I am far from a purist. I knew in the 1980’s it was over, watching what was happening where I grew up. I was introduced to pristine wilderness by my father while I was in grade school. He said “take a good look around because it’s going away.” I drove through Moab last year and that was enough for me. Same for much of the “hot” destinations. I avoid most national parks due to the crowd scene. Abbey had good but impossible ideas about how to handle some of this but it’s too late for any of them.

      1. Yeah, I do the same around here, staying away from the popular hiking spots. I try to find a quiet spot, next to a small stream where I can set up my little folding chair and hang out with a book. Too wet for that now, 32 and freezing rain.

        1. Chuck,
          Trailheads here, near town, can be parking lots. We avoid too. Head to the remote sections and still find alone time.

    2. I thought about buying an RV early in the pandemic. Vague ideas of America 2020 storytelling (didn’t do any of it) and figuring out how to safely get closer to my folks. Looked at vans, too. I realized that I would probably be terrible with either of those options for anything longer than two nights at a time. I also realized that an aging white male talking to predominantly well off white folks in RV parks wasn’t the 2020 story I was hoping to tell. I’m rambling here to get to a final RV point – if anyone is looking at buying one now, I suggest waiting – there’s going to be a flood of used RVs for sale after the pandemic fades.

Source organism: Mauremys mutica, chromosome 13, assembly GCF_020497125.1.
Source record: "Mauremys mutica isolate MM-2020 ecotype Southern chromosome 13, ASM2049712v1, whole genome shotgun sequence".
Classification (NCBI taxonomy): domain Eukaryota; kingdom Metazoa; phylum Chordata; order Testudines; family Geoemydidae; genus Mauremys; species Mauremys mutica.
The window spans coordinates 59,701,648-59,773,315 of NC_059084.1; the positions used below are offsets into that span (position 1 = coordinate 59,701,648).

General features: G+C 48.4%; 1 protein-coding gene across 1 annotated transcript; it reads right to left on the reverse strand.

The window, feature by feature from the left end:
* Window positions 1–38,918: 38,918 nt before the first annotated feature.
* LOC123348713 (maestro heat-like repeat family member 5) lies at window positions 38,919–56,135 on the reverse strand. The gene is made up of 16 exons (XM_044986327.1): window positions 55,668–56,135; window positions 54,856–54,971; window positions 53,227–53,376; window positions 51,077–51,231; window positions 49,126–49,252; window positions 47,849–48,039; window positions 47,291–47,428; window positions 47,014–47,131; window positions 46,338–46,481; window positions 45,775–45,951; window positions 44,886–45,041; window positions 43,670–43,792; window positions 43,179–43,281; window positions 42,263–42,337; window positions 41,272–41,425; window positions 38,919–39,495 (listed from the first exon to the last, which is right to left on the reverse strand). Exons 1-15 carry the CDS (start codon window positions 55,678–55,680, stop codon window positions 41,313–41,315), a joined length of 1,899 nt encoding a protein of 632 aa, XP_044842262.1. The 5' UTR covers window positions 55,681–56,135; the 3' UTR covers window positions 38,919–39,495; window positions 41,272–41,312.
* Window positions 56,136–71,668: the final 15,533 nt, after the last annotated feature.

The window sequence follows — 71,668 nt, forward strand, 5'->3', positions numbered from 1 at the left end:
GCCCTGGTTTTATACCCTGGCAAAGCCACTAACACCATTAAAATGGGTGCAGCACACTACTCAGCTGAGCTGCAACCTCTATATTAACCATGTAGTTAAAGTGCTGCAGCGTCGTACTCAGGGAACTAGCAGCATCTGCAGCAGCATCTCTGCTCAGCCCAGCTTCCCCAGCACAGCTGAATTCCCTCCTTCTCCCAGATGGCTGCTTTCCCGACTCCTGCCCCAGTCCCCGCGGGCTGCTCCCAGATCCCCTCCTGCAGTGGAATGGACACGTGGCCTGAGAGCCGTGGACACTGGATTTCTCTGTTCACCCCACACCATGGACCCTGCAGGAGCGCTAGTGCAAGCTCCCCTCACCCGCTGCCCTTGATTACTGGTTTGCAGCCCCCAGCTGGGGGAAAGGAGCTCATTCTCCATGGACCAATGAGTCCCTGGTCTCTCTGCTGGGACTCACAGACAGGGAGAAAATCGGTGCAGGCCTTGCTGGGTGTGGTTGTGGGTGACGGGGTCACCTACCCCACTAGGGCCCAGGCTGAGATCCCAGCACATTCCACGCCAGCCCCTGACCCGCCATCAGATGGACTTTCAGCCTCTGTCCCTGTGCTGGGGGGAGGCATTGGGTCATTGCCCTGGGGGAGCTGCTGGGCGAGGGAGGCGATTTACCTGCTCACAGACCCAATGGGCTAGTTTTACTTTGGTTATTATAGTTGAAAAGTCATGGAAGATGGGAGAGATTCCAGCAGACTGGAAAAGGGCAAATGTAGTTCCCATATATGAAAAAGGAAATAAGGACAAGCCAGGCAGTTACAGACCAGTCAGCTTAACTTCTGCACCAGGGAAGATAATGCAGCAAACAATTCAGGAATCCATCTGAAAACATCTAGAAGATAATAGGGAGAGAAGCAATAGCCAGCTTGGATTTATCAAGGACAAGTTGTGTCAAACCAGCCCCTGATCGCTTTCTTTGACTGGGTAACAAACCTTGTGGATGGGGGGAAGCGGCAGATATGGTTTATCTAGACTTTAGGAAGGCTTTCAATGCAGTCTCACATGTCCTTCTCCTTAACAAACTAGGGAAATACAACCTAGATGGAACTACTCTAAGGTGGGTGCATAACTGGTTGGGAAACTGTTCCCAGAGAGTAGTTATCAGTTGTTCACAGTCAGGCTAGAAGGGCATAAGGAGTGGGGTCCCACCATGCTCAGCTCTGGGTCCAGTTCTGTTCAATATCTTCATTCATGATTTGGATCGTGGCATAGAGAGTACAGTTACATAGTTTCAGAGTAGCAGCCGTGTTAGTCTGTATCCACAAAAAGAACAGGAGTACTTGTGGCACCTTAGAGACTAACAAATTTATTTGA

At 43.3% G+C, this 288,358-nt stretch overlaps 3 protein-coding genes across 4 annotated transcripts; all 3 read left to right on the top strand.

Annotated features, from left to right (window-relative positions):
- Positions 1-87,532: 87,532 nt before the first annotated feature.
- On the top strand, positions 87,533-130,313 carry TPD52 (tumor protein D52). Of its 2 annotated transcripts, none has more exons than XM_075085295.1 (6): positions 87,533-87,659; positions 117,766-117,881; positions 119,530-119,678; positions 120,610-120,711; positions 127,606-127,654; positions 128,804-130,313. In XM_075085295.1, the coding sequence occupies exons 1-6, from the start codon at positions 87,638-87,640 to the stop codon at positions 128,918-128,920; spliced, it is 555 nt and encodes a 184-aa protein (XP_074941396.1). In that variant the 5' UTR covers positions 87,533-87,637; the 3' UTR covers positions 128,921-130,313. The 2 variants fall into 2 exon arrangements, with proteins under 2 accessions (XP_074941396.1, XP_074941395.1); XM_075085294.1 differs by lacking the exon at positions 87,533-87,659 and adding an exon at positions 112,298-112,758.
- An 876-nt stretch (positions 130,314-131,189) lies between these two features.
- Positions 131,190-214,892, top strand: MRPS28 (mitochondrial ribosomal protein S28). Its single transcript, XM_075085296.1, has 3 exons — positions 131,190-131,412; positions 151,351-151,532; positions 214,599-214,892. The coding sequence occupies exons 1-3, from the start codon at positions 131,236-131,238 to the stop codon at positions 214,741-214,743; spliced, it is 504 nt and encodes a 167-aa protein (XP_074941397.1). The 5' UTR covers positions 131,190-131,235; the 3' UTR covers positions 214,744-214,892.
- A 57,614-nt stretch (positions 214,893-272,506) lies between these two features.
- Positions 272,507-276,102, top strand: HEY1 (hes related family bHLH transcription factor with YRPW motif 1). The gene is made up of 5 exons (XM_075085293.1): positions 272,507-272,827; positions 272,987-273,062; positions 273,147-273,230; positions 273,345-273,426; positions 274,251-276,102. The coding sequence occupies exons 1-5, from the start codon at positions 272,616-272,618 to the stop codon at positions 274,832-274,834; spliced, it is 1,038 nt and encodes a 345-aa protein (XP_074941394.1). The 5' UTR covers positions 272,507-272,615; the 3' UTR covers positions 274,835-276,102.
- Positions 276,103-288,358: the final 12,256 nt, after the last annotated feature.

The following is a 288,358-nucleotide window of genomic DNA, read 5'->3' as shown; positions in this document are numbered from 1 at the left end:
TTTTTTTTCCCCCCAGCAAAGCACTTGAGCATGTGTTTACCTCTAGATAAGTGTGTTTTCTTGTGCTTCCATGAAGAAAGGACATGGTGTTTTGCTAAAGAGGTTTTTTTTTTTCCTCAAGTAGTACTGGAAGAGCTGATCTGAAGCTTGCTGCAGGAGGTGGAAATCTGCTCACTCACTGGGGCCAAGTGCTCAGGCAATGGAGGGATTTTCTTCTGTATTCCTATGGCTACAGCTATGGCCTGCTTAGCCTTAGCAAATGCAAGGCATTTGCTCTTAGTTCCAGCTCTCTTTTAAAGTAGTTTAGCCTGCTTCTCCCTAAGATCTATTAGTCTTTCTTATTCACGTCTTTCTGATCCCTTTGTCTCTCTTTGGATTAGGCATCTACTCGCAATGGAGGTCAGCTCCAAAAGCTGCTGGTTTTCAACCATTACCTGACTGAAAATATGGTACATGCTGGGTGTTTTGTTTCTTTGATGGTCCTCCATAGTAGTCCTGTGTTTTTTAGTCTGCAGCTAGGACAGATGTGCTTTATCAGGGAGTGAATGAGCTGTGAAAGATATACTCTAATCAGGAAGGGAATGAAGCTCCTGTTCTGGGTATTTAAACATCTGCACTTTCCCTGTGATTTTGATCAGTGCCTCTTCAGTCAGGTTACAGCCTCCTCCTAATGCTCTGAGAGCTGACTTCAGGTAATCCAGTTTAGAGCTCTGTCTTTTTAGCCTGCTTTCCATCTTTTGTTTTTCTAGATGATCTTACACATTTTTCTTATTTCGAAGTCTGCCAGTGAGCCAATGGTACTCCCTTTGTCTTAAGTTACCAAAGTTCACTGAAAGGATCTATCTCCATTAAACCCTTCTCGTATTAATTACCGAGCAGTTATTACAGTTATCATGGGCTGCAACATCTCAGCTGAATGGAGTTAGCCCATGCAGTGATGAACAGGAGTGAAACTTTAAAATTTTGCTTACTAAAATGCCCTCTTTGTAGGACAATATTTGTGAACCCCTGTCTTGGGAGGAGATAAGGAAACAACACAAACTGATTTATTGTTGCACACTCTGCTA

1. Exactly, it will be like that old adage about owning a boat. The two best days of owning it are the day you buy it and the day you sell it. And yeah, Nomadland, the book and now the movie, have already been done.

        1. Chuck,
          And that story had been told many, many times before Nomadland. I assisted a photographer back in the 90s who also did that story and did it well.

      2. Scott,
        Van for us is a total blast but we are both happy going feral. We are planning a 6-8 week slog come summer. And yes, the market will be flooded.

  4. Hi Dan, Thanks for recommending this book. I just ordered the book.
    The authors name rang a bell and I remember reading another book by him around 15 years ago called “The Monkey Wrench Gang”.
    Well worth the read in my opinion.
    I love the Southwest even though I currently live in Massachusetts.

    BTW, I follow your activities and content regularly, on your website and on youtube.
    Your youtube videos are head and shoulders above anyone else on youtube ( Sean Tucker is also good). Seems like all anyone does on youtube is try to do camera reviews and or follow the herd to get subscriptions and to make money.
    Not much originality out there……

    Keep up the great work!
    Ciao

    1. J Alan,
      You are the third person this week who mentioned Sean Tucker. He must be solid. Monkey Wrench is great as well. Helped get a lot of folks started on the enviro math, albeit a slightly military bend.